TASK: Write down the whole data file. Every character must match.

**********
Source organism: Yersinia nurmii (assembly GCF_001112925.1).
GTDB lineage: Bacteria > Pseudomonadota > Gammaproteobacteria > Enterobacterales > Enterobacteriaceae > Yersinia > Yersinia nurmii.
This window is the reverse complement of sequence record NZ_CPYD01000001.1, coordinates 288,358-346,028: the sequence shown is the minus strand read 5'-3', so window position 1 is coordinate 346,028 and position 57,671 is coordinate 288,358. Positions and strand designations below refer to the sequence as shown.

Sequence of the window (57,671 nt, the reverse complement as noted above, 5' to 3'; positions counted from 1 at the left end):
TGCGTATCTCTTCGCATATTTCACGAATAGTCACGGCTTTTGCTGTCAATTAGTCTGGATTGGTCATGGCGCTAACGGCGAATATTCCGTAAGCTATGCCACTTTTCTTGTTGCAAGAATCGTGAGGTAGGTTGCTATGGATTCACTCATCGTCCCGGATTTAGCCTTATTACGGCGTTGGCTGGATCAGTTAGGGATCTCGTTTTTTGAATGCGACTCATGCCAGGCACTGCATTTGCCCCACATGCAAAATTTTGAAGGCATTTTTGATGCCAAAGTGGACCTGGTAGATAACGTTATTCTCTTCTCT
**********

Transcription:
Source organism: Yersinia nurmii (assembly GCF_001112925.1).
GTDB lineage: Bacteria > Pseudomonadota > Gammaproteobacteria > Enterobacterales > Enterobacteriaceae > Yersinia > Yersinia nurmii.
This window is the reverse complement of sequence record NZ_CPYD01000001.1, coordinates 288,358-346,028: the sequence shown is the minus strand read 5'-3', so window position 1 is coordinate 346,028 and position 57,671 is coordinate 288,358. Positions and strand designations below refer to the sequence as shown.

Sequence of the window (57,671 nt, the reverse complement as noted above, 5' to 3'; positions counted from 1 at the left end):
TGCGTATCTCTTCGCATATTTCACGAATAGTCACGGCTTTTGCTGTCAATTAGTCTGGATTGGTCATGGCGCTAACGGCGAATATTCCGTAAGCTATGCCACTTTTCTTGTTGCAAGAATCGTGAGGTAGGTTGCTATGGATTCACTCATCGTCCCGGATTTAGCCTTATTACGGCGTTGGCTGGATCAGTTAGGGATCTCGTTTTTTGAATGCGACTCATGCCAGGCACTGCATTTGCCCCACATGCAAAATTTTGAAGGCATTTTTGATGCCAAAGTGGACCTGGTAGATAACGTTATTCTCTTCTCT